What is phase 1? What is done and why?

Screening for safety
Testing of drug on (usually) healthy volunteers for dose ranging. Determine whether the drug is safe to check for efficacy.


What is phase 2? What is done and why?

Assess efficacy and safety
To determine whether drug can have a therapeutic effect. May be designed as case series or randomised controlled trial.


What is phase 3? What is done and why?

Assess efficacy and safety
Randomised controlled trial on large number of patients to determine what the therapeutic effect is.


What is phase 4? What is done and why?

Post-marketing surveillance
Safety surveillance (pharmacovigilance)


How long does this process of evaluating a new drug take?

Preclinical to Phase 4 can take 12-18 years


All trials must be registered prospectively. Where must they be registered?

One of the primary registries in the WHO network or the United States’ clinicaltrials.gov


How many primary registries are there in the WHO registry network? Give some examples.

International Standard Randomised Controlled Trial Number (ISRCTN)
European Union Clinical Trials Register (EU-CTR)
Australian New Zealand Clinical Trials Registry


What are the advantages of registries? (9)

- Assist in the planning of new trials
- Avoid unnecessary duplication of research
- Avoid subjecting patients to trials seeking evidence that is already available
- Encourage collaboration between research groups
- Facilitate optimal use of research funds by funding agencies
- Facilitate patients’ access to information and improve recruitment
- Improve opportunities for methodological research
- Reduce discrepancies between published results and original trial protocol
- Help to detect publication bias in meta-analyses


What is the risk of death in treatment group?

Number of deaths in treatment group/number of patients in treatment group


What is the risk of death in the control group?

Number of deaths in control group/number of patients in control group


What is the RR of death in the treatment group compared to control group?

Risk of death in treatment group/risk of death in control group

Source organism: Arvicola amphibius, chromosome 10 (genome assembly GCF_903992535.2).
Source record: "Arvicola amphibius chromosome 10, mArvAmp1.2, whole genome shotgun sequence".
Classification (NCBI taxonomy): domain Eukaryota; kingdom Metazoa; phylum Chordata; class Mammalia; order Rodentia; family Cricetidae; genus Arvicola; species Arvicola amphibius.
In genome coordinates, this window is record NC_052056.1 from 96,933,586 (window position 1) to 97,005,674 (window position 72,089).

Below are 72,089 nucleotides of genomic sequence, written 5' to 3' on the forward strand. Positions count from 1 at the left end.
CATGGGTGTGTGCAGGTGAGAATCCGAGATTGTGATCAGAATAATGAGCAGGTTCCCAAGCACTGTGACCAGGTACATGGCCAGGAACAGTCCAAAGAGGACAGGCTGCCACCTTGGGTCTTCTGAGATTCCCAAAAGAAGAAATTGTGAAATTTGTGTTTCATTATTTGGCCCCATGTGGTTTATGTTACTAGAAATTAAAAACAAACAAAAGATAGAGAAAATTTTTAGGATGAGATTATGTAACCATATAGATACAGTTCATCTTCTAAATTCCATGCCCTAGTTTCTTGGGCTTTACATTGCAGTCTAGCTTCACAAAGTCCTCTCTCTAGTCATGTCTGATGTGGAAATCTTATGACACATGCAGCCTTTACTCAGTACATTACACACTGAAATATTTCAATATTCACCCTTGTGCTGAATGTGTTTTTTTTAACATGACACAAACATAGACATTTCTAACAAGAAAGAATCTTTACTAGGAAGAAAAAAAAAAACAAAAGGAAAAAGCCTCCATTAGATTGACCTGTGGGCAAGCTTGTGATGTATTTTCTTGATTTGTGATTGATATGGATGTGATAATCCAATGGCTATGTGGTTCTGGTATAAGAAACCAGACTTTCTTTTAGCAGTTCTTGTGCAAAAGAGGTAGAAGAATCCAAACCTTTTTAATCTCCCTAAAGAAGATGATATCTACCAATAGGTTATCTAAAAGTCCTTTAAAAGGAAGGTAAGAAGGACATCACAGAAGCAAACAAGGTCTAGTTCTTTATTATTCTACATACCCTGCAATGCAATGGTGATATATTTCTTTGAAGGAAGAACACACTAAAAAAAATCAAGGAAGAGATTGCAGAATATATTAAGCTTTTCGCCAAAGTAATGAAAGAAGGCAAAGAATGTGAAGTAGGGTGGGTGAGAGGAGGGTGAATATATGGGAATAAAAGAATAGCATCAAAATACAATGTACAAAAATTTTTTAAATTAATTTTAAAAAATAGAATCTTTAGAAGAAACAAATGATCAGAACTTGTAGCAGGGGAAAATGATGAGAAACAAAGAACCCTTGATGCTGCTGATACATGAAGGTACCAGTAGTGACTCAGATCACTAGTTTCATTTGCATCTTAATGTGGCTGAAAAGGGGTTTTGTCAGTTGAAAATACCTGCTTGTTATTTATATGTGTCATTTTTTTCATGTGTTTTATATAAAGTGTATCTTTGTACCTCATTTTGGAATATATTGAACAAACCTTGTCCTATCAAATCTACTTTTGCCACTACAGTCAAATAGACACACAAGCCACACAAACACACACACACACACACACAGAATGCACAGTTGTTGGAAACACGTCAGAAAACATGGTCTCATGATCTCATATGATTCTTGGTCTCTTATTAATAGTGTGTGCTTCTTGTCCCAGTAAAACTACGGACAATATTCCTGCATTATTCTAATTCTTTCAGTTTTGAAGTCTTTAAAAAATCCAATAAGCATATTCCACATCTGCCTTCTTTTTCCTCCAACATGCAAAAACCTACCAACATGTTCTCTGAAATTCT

If the treatment has no effect, what is the relative risk?



Which is the correct interpretation of a relative risk of 0.86?

Those in the treatment group were 14% less likely to die/get disease than those in the control group.


What is intention-to-treat analysis?

Comparison of all subjects based on the treatment group assigned, regardless of whether they complied
It is the primary analysis.


What is on-treatment analysis?

Comparison of subjects who actually took treatment


What does poor compliance lead to?

On an intention-to-treat analysis reduces ability to detect treatment difference (if one exists)


How can we maximise compliance? (3)

Selection of patients (not too ill)
Double blind design
Run-in period where all get treatment (to identify those who can’t tolerate it)


What is meant by number needed to treat?
How is it calculated?

How many patients would need to be treated to prevent one patient getting the disease/disorder?
Calculate the risks for each group, then use these to calculate the absolute difference in risk (minus them from each other).
Number needed to treat = 100/absolute diff in risk


Why is sample size important? What happens if there are too few participants?

If too few participants may not detect a real effect: study does not have enough statistical power.


How is number needed calculated?

Based on some prior information (e.g expect relative risk of death of treatment A compared to B to be 2)


What is the power to be able to detect a difference usually set at?

85% (or at least 80%)


Statistically significant if 95% confidence interval for relative risk does not include...?



Statistically significant if p-value...?



What is the purpose of meta-analyses?

To bring together all the evidence to more powerfully estimate the effect size


What type of plot are the results of individual studies and a summary estimate often shown in?

Forest plot


What are the two main issues with meta-analyses?

Heterogeneity (variation in study results)
Publication bias


What causes heterogeneity? (4)

difference in study design
difference in participant characteristics
difference in intervention e.g. drug dose
chance alone


What is meant by publication bias?

Studies with significant or favourable results more likely to be published


What causes publication bias? (3)

journal editors
journal peer reviewers


How can publication bias be assessed graphically?

Funnel plot